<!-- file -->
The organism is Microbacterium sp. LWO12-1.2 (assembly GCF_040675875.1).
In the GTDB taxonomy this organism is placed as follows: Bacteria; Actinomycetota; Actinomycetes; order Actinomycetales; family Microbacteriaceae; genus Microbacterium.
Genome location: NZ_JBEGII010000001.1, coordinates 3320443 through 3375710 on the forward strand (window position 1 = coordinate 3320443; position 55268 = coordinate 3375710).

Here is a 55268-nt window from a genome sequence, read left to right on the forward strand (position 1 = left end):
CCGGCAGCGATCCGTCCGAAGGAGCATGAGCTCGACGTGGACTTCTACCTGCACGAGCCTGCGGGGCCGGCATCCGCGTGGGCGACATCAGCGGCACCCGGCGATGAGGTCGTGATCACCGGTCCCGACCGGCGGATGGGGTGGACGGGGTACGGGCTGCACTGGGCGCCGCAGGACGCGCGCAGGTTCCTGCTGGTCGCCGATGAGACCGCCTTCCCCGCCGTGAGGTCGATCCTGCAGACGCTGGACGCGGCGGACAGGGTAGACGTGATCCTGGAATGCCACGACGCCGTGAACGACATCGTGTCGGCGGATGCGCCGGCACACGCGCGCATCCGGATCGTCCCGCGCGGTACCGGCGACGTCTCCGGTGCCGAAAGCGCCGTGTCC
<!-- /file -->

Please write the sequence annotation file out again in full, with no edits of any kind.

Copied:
The organism is Microbacterium sp. LWO12-1.2 (assembly GCF_040675875.1).
In the GTDB taxonomy this organism is placed as follows: Bacteria; Actinomycetota; Actinomycetes; order Actinomycetales; family Microbacteriaceae; genus Microbacterium.
Genome location: NZ_JBEGII010000001.1, coordinates 3320443 through 3375710 on the forward strand (window position 1 = coordinate 3320443; position 55268 = coordinate 3375710).

Here is a 55268-nt window from a genome sequence, read left to right on the forward strand (position 1 = left end):
CCGGCAGCGATCCGTCCGAAGGAGCATGAGCTCGACGTGGACTTCTACCTGCACGAGCCTGCGGGGCCGGCATCCGCGTGGGCGACATCAGCGGCACCCGGCGATGAGGTCGTGATCACCGGTCCCGACCGGCGGATGGGGTGGACGGGGTACGGGCTGCACTGGGCGCCGCAGGACGCGCGCAGGTTCCTGCTGGTCGCCGATGAGACCGCCTTCCCCGCCGTGAGGTCGATCCTGCAGACGCTGGACGCGGCGGACAGGGTAGACGTGATCCTGGAATGCCACGACGCCGTGAACGACATCGTGTCGGCGGATGCGCCGGCACACGCGCGCATCCGGATCGTCCCGCGCGGTACCGGCGACGTCTCCGGTGCCGAAAGCGCCGTGTCC